I have received a number of letters or cards from women who said, I saw your picture and we have compatible interests. I got one the other day from a woman from Baltimore. Said the picture caught my eye and I'd like to lure you to Baltimore and have lunch at the Baltimore Museum and at the end, she signed her name and there's four boxes. Yes, no, maybe, and the fourth one is "get lost," which I thought is creative. That's probably someone who I would call up because it sounds like she's interesting. But again, I don't think that I volunteered to allow the piece to appear in the book to meet women. I thought it would be interesting and if I do meet one or two quality people that become a relationship it would be fun. And, if not, well, I bought six months of peace from my mother.
A couple of women I used to go out with and I maybe haven't seen for a while have called me up to congratulate me or indicate surprise. That's happened. One of my friends is also in the book and he's gotten a couple of phone calls from some women he used to date years ago. They've called him up and maybe rethought their assessments based upon the book. Which I think is real wrong. But, nonetheless, have thought "Well maybe this guy is a little nicer than I thought." A lot of people really can't make up their own mind. If someone else tells them, "Hey, this guy is one of the 100 most eligible bachelors and interesting people in Washington," well, maybe they'll listen to someone else's opinion. Same with restaurants. I mean, you don't think the restaurant you're going to is great. The Washington Post reviews it and says it's one of the 10 best. How do you feel? Make up your own mind.
Q: Do your parents talk to you, "Michael, when are you going to get married? Settle down and have children?"
A: This book will buy me at least six months of reprieve from my mother asking me "What's happening?" A euphemism. She says "What have you been doing?" which means "Are you seeing anybody and can we expect some announcement?" So I have to thank the authors. While all the other ladies are showing pictures of grandchildren at the tennis courts, she'll just whip the book out.
Q: Is there a perception among a lot of people that guys who don't get married are gay?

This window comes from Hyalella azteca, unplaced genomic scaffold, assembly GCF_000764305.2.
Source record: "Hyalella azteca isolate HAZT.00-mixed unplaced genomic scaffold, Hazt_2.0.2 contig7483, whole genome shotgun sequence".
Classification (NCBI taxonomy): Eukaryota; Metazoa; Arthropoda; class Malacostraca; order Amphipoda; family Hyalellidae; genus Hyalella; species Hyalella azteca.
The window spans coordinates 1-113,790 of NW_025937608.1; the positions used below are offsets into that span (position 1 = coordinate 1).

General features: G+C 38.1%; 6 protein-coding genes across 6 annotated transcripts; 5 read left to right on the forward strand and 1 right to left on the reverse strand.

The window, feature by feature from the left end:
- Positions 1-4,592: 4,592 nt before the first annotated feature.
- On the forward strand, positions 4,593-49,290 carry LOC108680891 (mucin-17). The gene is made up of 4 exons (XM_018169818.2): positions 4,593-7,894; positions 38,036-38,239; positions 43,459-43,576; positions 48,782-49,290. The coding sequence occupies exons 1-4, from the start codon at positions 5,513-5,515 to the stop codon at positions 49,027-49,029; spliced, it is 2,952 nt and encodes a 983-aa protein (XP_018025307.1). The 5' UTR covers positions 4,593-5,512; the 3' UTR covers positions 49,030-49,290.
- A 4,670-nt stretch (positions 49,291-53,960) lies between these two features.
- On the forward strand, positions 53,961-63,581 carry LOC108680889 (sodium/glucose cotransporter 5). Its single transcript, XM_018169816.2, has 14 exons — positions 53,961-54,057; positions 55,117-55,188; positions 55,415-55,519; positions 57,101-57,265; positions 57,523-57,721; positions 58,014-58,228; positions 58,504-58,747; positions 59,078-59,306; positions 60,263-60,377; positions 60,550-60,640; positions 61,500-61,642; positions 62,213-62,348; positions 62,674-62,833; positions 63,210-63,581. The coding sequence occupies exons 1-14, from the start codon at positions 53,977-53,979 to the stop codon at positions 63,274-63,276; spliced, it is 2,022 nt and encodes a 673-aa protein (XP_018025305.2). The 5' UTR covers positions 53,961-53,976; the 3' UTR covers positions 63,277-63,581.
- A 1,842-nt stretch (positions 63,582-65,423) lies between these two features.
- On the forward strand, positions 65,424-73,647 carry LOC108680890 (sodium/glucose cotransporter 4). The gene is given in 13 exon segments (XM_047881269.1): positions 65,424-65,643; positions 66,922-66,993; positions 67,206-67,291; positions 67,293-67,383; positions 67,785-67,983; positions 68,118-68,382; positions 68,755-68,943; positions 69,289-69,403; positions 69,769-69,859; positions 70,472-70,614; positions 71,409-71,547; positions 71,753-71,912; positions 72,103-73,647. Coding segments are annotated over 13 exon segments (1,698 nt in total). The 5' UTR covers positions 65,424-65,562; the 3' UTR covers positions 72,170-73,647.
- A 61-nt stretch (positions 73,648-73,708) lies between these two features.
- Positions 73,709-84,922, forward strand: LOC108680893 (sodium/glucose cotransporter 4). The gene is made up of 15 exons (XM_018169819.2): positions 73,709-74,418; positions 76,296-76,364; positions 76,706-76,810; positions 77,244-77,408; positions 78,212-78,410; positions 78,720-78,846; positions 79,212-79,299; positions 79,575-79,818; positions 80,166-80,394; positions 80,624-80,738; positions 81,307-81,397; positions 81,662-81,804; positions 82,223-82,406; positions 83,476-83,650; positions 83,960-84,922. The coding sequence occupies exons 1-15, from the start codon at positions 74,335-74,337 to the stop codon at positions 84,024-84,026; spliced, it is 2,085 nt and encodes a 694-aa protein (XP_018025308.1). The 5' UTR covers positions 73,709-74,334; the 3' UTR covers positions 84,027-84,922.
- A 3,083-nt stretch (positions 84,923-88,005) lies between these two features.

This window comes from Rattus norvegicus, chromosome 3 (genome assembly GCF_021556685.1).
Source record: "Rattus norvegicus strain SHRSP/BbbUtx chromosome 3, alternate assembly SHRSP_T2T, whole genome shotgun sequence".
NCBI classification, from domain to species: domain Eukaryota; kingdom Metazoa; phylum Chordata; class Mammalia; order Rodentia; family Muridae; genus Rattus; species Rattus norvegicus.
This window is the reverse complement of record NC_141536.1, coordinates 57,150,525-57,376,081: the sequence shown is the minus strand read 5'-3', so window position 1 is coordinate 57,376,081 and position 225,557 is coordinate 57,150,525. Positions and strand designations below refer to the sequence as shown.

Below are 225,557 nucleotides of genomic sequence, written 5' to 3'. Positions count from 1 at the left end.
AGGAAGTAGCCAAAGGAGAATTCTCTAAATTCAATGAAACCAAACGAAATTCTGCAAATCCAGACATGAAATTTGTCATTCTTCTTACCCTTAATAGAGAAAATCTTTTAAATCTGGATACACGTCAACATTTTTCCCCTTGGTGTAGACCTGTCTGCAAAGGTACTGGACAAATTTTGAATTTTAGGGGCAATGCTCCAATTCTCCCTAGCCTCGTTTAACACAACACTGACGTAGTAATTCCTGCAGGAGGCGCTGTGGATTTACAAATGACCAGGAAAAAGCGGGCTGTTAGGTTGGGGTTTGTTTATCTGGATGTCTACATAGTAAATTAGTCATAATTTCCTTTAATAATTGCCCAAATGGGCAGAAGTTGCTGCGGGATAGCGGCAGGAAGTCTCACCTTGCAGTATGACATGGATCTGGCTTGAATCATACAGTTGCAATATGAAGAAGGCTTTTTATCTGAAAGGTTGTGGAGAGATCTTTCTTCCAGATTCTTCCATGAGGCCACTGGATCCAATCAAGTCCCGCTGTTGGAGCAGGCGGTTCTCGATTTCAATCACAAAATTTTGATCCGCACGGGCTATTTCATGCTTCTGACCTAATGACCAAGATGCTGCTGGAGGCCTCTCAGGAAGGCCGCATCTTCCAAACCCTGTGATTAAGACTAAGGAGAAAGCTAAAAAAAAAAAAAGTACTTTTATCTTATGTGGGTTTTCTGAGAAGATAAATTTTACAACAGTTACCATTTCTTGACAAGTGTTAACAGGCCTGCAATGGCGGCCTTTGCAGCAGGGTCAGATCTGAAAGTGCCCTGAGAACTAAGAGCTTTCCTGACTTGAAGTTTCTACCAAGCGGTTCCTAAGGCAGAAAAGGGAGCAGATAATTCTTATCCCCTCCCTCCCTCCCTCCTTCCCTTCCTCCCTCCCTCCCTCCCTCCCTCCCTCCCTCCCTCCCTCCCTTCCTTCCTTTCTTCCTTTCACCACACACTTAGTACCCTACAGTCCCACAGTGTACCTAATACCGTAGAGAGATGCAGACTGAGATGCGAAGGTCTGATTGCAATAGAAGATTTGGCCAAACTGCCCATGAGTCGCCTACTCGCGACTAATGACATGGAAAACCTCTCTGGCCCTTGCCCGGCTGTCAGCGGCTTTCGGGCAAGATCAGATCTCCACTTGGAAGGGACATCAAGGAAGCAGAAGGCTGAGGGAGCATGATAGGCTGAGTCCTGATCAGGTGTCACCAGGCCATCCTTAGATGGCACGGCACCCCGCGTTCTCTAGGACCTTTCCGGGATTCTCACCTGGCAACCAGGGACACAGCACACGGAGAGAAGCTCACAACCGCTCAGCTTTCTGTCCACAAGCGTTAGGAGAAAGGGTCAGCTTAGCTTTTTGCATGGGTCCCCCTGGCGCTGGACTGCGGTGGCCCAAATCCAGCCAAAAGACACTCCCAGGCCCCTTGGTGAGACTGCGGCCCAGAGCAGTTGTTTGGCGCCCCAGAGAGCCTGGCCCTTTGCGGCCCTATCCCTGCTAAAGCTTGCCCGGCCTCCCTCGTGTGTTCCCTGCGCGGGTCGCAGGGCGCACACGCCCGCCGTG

A: No. But, of course, my circle of friends, even if that were to be, it would still be accepted.
Q: A lot of people see an eligible bachelor and they say, well, he's always out to dinner, he's always going out. He's running around. He's got dates with gorgeous women. What is the lifestyle of a typical Washington bachelor?
A: It's none of those things. First of all we all have careers and that usually comes first. After that, in Washington it's like an extended family because people are generally from other places and they evolve friendships. There are a lot of people who like to go out and have what might be described as an active social life. But for the most part, my life is spent at home, at work, or visiting with friends. I only go out one or two nights a week -- at the most -- in a dating way.
Q: What are the channels where people who are not married go? Is there any pattern or are you on your own?
A: The "social Safeway" -- the one on Wisconsin Avenue -- is a great place to meet. If you enjoy salads you meet can them at the spinach bin.
It's very simple. If you like to play tennis you might join a tennis club or go to a park and you will meet someone who likes to play tennis. That's enough of a basis for a relationship. A lot of people meet people at work. If you like fishing, you find people that like to fish.
Q: What's the bar scene like in Washington?
A: Occasionally you might meet someone at a bar, but it's such a contrived play that most people don't really feel very comfortable.
Q: Are there meat markets in Washington?
A: Yes, there are. There definitely are bars where you just -- they're definitely meat markets. A couple in Georgetown. 19th and M. But what you find is Xerox salesmen who are in from out of town, or computer salesmen.
Q: Tell me what your pattern is. Give me a typical week.